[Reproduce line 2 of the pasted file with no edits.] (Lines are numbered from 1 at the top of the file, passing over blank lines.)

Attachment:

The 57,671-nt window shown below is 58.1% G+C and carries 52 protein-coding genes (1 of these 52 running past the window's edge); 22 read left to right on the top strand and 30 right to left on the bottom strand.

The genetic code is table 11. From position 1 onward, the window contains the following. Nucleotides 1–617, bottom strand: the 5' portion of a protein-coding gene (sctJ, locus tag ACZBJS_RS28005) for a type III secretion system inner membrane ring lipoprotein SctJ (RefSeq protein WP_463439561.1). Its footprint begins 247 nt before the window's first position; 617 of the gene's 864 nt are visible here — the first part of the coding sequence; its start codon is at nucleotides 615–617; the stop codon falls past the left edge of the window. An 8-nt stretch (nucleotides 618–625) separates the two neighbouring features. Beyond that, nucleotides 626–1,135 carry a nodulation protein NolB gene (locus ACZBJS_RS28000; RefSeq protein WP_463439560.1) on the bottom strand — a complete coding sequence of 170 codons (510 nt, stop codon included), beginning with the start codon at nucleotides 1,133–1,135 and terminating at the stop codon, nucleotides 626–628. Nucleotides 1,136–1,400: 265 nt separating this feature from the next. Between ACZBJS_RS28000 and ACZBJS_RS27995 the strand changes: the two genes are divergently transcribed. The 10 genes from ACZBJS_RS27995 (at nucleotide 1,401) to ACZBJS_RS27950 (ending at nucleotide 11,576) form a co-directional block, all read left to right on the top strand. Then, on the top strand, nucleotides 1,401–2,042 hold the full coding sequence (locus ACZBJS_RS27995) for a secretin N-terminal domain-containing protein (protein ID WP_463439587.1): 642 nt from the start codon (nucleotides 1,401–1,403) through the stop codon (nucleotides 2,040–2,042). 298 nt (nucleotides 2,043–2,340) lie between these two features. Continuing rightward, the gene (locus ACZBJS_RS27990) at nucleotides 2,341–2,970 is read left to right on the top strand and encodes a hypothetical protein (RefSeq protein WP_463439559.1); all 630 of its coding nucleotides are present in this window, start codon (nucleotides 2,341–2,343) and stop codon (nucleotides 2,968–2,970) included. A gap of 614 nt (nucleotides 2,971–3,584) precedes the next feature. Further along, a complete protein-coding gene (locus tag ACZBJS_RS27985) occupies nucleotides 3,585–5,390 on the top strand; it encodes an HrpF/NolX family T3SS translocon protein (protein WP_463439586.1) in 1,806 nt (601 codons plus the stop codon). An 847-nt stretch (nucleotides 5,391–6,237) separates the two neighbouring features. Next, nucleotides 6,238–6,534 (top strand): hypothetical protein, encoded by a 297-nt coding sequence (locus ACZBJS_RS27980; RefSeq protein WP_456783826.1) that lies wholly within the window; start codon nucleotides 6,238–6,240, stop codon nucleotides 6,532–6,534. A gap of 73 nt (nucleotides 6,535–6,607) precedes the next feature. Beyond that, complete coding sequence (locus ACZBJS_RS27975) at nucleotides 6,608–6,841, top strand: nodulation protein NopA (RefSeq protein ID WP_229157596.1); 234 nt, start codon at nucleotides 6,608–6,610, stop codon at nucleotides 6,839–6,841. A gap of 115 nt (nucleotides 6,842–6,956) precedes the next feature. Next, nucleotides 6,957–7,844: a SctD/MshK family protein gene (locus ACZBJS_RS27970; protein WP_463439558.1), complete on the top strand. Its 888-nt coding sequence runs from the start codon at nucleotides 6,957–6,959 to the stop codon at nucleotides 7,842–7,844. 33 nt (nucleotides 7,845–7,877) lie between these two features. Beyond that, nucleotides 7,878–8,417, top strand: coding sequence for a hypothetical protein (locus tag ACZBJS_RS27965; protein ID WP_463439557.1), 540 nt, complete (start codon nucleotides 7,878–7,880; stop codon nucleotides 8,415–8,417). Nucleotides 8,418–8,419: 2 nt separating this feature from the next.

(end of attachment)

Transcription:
The genetic code is table 11. From position 1 onward, the window contains the following. Nucleotides 1–617, bottom strand: the 5' portion of a protein-coding gene (sctJ, locus tag ACZBJS_RS28005) for a type III secretion system inner membrane ring lipoprotein SctJ (RefSeq protein WP_463439561.1). Its footprint begins 247 nt before the window's first position; 617 of the gene's 864 nt are visible here — the first part of the coding sequence; its start codon is at nucleotides 615–617; the stop codon falls past the left edge of the window. An 8-nt stretch (nucleotides 618–625) separates the two neighbouring features. Beyond that, nucleotides 626–1,135 carry a nodulation protein NolB gene (locus ACZBJS_RS28000; RefSeq protein WP_463439560.1) on the bottom strand — a complete coding sequence of 170 codons (510 nt, stop codon included), beginning with the start codon at nucleotides 1,133–1,135 and terminating at the stop codon, nucleotides 626–628. Nucleotides 1,136–1,400: 265 nt separating this feature from the next. Between ACZBJS_RS28000 and ACZBJS_RS27995 the strand changes: the two genes are divergently transcribed. The 10 genes from ACZBJS_RS27995 (at nucleotide 1,401) to ACZBJS_RS27950 (ending at nucleotide 11,576) form a co-directional block, all read left to right on the top strand. Then, on the top strand, nucleotides 1,401–2,042 hold the full coding sequence (locus ACZBJS_RS27995) for a secretin N-terminal domain-containing protein (protein ID WP_463439587.1): 642 nt from the start codon (nucleotides 1,401–1,403) through the stop codon (nucleotides 2,040–2,042). 298 nt (nucleotides 2,043–2,340) lie between these two features. Continuing rightward, the gene (locus ACZBJS_RS27990) at nucleotides 2,341–2,970 is read left to right on the top strand and encodes a hypothetical protein (RefSeq protein WP_463439559.1); all 630 of its coding nucleotides are present in this window, start codon (nucleotides 2,341–2,343) and stop codon (nucleotides 2,968–2,970) included. A gap of 614 nt (nucleotides 2,971–3,584) precedes the next feature. Further along, a complete protein-coding gene (locus tag ACZBJS_RS27985) occupies nucleotides 3,585–5,390 on the top strand; it encodes an HrpF/NolX family T3SS translocon protein (protein WP_463439586.1) in 1,806 nt (601 codons plus the stop codon). An 847-nt stretch (nucleotides 5,391–6,237) separates the two neighbouring features. Next, nucleotides 6,238–6,534 (top strand): hypothetical protein, encoded by a 297-nt coding sequence (locus ACZBJS_RS27980; RefSeq protein WP_456783826.1) that lies wholly within the window; start codon nucleotides 6,238–6,240, stop codon nucleotides 6,532–6,534. A gap of 73 nt (nucleotides 6,535–6,607) precedes the next feature. Beyond that, complete coding sequence (locus ACZBJS_RS27975) at nucleotides 6,608–6,841, top strand: nodulation protein NopA (RefSeq protein ID WP_229157596.1); 234 nt, start codon at nucleotides 6,608–6,610, stop codon at nucleotides 6,839–6,841. A gap of 115 nt (nucleotides 6,842–6,956) precedes the next feature. Next, nucleotides 6,957–7,844: a SctD/MshK family protein gene (locus ACZBJS_RS27970; protein WP_463439558.1), complete on the top strand. Its 888-nt coding sequence runs from the start codon at nucleotides 6,957–6,959 to the stop codon at nucleotides 7,842–7,844. 33 nt (nucleotides 7,845–7,877) lie between these two features. Beyond that, nucleotides 7,878–8,417, top strand: coding sequence for a hypothetical protein (locus tag ACZBJS_RS27965; protein ID WP_463439557.1), 540 nt, complete (start codon nucleotides 7,878–7,880; stop codon nucleotides 8,415–8,417). Nucleotides 8,418–8,419: 2 nt separating this feature from the next.